Wool. There’s merino, superwash, alpaca, mohair, highland, llama, cashmere, qiviut, camel, angora, lambswool, ACK! Oh, and some parts of the world refer to yarn generically as wool, so do they buy wool wool and acrylic wool????
With so many wools to choose from, how do you know what to get? And what do you do with it when you’re done? Is there anything that really SHOULD be made from wool as opposed to cotton or a synthetic?
I’ll try to help, but a lot of the answers come down to personal preference and experience. I never cared for wool before I got serious crocheting. It was all too scratchy for me. Even mohair made me sniffly and itchy. I’ve since learned that the way wool is finished can affect how much I like wool, but there are some that I like better than others.
To finish most wool projects, I soak in a lanolin no rinse solution. I like Eucalan Unscented but Eucalan Lavender is also nice if you can tolerate light fragrances. This softens up the fibers considerably and helps set the stitches in places in place when you block your finished project. You do not need to use Eucalan every time you wash a wool item, but every few washes is good. I add one capful to a sinkful of water and let it soak at least an hour. The great think about Eucalan is it does not require rinsing, so you can just block or shape your item to dry after it’s soaked. If something is making me particularly itchy, a Eucalan soak frequently solves that problem.
A good, safe wool to start with is Merino. You don’t want it to feel super scratchy in the hank or skein when you buy it, but a little bit of scratchiness is okay – that will improve with a soak. Merino has a huge advantage in that in almost all cases, it’s washable. If it doesn’t specifically say “machine washable” the best way is just to soak it in something like Eucalan, as I mentioned above.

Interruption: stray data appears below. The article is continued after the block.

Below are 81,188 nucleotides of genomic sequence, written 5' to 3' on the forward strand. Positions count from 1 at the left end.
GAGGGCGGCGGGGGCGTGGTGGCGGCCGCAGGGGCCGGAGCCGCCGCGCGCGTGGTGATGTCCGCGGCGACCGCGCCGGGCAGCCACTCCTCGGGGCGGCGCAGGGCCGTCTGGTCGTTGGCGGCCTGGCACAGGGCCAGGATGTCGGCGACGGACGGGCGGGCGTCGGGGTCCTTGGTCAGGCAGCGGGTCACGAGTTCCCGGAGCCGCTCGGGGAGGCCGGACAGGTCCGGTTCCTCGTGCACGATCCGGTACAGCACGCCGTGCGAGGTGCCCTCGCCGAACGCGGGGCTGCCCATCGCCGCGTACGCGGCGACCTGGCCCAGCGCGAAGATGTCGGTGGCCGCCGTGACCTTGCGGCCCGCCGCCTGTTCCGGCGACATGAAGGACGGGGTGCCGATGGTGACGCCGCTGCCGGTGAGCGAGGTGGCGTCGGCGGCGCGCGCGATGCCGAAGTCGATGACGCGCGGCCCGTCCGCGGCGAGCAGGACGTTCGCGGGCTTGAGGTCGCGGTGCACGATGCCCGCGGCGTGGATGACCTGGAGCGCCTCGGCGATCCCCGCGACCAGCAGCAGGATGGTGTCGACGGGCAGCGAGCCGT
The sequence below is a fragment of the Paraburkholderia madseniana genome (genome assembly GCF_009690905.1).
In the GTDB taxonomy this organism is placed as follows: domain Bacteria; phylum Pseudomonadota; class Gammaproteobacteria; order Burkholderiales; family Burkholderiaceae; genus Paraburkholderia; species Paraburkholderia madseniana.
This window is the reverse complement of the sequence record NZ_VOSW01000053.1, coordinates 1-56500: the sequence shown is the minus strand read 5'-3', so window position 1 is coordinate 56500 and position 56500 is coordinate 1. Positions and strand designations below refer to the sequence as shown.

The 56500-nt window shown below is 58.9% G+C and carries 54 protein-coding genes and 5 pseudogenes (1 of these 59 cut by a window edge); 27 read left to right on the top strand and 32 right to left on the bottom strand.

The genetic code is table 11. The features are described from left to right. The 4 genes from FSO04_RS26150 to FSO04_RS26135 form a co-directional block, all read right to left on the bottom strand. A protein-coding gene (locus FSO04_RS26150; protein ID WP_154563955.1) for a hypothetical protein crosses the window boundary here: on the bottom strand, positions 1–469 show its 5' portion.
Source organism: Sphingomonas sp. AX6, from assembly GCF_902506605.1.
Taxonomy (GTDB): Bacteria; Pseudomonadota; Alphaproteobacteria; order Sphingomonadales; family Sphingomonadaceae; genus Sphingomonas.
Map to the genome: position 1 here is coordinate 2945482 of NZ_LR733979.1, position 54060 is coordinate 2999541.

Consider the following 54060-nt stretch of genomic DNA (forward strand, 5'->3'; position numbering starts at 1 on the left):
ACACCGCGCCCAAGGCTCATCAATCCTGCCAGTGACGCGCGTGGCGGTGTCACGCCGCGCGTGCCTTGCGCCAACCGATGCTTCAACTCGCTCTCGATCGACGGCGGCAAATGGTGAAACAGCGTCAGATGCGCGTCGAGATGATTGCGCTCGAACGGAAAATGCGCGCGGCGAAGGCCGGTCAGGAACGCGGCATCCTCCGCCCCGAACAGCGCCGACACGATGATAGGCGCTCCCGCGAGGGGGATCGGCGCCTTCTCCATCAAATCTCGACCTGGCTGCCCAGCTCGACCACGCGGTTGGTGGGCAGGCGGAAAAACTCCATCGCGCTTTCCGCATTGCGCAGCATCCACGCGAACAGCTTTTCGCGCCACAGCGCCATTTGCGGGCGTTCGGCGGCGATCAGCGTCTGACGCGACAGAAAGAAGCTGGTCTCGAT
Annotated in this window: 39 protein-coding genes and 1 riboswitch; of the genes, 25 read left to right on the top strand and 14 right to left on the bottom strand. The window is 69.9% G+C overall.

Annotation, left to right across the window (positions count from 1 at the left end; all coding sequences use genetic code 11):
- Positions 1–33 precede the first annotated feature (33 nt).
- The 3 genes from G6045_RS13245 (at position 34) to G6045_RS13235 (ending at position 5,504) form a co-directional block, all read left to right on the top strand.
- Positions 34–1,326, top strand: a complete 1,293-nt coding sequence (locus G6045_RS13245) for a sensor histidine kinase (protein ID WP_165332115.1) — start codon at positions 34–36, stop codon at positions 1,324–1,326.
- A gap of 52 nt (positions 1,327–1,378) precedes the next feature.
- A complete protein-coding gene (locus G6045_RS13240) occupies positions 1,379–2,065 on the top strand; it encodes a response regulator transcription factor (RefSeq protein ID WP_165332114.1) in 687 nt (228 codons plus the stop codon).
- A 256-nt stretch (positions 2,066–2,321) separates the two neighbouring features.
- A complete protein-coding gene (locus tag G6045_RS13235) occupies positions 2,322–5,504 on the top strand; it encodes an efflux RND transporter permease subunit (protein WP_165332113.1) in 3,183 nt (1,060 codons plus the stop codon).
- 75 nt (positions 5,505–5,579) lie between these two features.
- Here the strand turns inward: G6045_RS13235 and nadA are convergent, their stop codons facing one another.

Merino is considerably softer than what I expected wool to be before I started using it. It comes in a wide variety of textures and weights, so that will play a huge factor in project selection. Finer wool makes thinner, drapier projects, but can still provide warmth, breathability, and even some water resistance. So it’s great for things like shawls, sweaters, clothing items in general. As long as you wash it gently, Merino doesn’t tend to pill and has really nice stitch definition.
Alpaca and Llama yarn are very similar. They can be extremely soft, so they are nice when used close to the skin or as an added fiber to soften a coarser or scratchier wool. I simply LOVE this yarn and it’s very affordable. https://www.lovecrafts.com/en-us/p/cascade-alpaca-lace-1 (mention my name, Caroline Cameron, and you’ll get 15% off your first purchase!) Alpaca and Llama have a little bit of a halo, which is the fuzzy bit that kind of glows off the project. This doesn’t make my nose tickle the way Mohair can, but it does irritate some people. You should probably feel it before investing too much in a project.
Highland wool comes from not Scotland, but Peru’s Highlands. It does tend to be scratchy… at first… but over time it softens up and is highly durable. It provides extra warmth and will last your entire lifetime, and probably your grandchildren’s lifetimes too!
There are many, many different types of wool but these are just a few of my favorites. I’m making a scarf right now with a very popular wool that I haven’t used before. I’ll post a review when I’m done, and the pattern.
Important note: All wool must be washed carefully lest you shrink and/or felt your project. An adult man’s sweater could come out toddler size if you wash it on hot and put it in the dryer!
Happy hooking all!